UK telecoms companies have welcomed government plans to commit up to £740 million to the development of 5G and fibre technologies.
Chancellor Phillip Hammond is expected to announce the funds in tomorrow’s (23 November) Autumn Statement. He will commit the money to help spur the rollout of fibre connections and 5G, which is expected to launch in 2020.
Reports claim the Chancellor will say the UK must move towards “fibre-to-the-property” (FTTP) technology, with speeds of up to 1Gbps currently on offer. This compares with an average internet of speed of just 28.9Mbps across the UK currently, according to regulator Ofcom.
Hammond is also set to announce £400 million for a new Digital Infrastructure Investment Fund, which will be doubled by private investment, and will be aimed at fibre providers looking to expand their range of services.
Broadband provider CityFibre welcomed the announcement, saying the cumulative £1 billion+ of government support will serve as a “catalyst” for Britain’s fibre future.
“As a pure fibre infrastructure pioneer and the company behind the UK’s growing ranks of Gigabit Cities, CityFibre welcomes the Chancellor’s support to accelerate the deployment of fibre and 5G to homes and businesses,” said CityFibre CEO Greg Mesch.
“Britain’s industrial strategy needs a digital backbone, and it is essential that we move quickly to plug the UK’s ‘fibre gap’ and empower our service-based economy. This new funding, stimulating competitive fibre rollout at scale by new communications infrastructure builders, is a catalyst for the delivery of the UK’s fibre future.”
Although the UK government has previously launched investment schemes into improving broadband services, this is the first time it will focus on a specific technology, namely FTTP (also known as fibre-to-the-home/premises).
Just 2% of UK residents currently have access to FTTH connections. Vodafone UK claims that, without the government intervention, just 6.5% of homes will receive full fibre by 2020 due to BT’s focus on G.fast technology.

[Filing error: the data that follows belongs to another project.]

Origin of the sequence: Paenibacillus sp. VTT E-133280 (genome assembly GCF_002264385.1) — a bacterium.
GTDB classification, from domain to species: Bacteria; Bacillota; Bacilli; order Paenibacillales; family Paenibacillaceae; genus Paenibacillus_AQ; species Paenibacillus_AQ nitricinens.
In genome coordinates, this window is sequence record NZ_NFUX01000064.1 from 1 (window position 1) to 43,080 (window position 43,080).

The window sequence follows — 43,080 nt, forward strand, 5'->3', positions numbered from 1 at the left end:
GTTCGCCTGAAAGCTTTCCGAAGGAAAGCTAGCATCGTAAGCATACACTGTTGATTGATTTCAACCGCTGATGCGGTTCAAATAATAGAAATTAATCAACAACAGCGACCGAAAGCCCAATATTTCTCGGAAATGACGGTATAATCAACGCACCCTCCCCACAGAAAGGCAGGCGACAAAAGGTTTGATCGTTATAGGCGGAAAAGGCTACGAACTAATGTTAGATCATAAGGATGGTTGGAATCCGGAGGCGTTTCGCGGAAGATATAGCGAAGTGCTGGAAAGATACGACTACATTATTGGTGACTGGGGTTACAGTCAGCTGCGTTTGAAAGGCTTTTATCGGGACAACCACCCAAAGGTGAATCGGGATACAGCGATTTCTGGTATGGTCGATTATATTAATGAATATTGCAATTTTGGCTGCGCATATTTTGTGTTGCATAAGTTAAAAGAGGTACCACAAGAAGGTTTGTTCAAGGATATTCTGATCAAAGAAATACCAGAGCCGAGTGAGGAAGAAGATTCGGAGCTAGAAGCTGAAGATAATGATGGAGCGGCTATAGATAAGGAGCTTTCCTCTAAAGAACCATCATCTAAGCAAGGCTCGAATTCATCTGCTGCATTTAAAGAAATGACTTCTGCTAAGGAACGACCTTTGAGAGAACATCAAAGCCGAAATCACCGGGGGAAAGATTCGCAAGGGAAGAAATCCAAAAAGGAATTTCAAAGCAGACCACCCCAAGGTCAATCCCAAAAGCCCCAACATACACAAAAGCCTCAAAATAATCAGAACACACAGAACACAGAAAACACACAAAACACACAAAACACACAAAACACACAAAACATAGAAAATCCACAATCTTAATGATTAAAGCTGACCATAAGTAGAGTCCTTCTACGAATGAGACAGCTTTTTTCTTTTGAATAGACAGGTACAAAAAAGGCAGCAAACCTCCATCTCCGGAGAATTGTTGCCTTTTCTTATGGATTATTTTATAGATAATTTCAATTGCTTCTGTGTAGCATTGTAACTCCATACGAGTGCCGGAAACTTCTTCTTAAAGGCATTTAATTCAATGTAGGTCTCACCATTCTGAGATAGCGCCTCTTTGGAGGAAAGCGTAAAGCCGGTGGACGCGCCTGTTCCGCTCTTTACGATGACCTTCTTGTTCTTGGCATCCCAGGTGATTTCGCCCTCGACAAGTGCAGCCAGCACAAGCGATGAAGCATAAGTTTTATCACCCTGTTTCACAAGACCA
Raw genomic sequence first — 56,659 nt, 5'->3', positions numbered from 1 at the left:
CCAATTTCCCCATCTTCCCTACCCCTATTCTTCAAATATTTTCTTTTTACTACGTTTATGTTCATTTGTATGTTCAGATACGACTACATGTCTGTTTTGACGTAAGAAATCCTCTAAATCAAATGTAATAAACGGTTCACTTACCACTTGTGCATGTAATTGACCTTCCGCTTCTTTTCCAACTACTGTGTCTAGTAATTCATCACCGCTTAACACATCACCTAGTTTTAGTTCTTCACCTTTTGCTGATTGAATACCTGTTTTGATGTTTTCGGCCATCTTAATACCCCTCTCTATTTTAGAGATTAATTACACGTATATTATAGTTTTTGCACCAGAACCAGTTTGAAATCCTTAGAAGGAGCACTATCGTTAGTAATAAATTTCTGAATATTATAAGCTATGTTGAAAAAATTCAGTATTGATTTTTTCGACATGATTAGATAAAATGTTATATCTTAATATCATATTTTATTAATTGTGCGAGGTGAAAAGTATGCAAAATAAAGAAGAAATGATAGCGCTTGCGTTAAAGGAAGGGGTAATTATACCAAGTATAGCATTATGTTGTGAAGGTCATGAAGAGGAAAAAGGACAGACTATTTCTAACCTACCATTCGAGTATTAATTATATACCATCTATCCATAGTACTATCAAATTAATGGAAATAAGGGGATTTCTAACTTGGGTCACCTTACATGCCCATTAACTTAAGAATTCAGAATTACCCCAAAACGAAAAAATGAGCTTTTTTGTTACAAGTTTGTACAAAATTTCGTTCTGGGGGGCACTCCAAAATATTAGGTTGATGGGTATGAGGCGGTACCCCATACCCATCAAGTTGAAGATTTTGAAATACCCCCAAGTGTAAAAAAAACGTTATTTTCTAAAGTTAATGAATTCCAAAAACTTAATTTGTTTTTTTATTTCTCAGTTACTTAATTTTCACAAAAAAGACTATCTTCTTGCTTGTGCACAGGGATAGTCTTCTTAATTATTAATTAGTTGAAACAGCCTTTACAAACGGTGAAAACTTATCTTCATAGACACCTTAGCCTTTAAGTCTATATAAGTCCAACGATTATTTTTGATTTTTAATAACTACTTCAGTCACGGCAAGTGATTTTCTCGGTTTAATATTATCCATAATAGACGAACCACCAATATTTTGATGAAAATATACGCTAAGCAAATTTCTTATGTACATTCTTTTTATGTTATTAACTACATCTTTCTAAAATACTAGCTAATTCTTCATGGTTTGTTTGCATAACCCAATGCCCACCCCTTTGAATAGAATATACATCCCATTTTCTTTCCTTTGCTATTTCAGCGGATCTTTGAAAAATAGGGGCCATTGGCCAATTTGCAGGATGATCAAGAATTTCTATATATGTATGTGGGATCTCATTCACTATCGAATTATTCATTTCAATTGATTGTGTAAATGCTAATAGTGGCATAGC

The mobile operator contrasts this with Sweden and Spain, where more than 80% of homes are passed by fibre. This figure is expected to top 95% by 2020.
Vodafone UK director of external affairs Helen Lamprell, said: “We welcome the Government’s move to focus on providing full fibre and we call upon BT to be up-front with the British public about its roll out plans and acknowledge that G.Fast will do nothing to help those stranded on archaic and woefully inadequate broadband today. BT is pushing a muddled compromise rooted in the past, while the rest of the world is focused on building the Gigabit Society at light speed over fibre.”
Though there has been no official announcement yet from the Government, the expected investment into mobile technology has also been welcomed. A number of global carriers have already began trialling 5G technology.
Foreign secretary Boris Johnson pledged to launch 5G technology in London by 2020, and Cobham Wireless said Hammond’s plans to enable local authorities to get involved in the trialling process will be key to the commercialisation of the technology.
Cobham research and technology director Li-Ke Huang said: “5G promises consumers and businesses higher data rates and multilayer functionality that could power future IoT systems, new mobile services and machine-to-machine technology like smart cars.
“The UK must move now to put in place large scale intelligent network infrastructure testing solutions, to ensure successful 5G development as early as possible. The 5G innovation centre at the University of Surrey is actively involved in testing the performance of 5G, but we need continual investment in new solutions to support 5G development, looking at chipset and radios, and end-to-end network performance. This will provide the wireless industry with the blueprint to begin developing the coherent technological framework needed to support 5G.”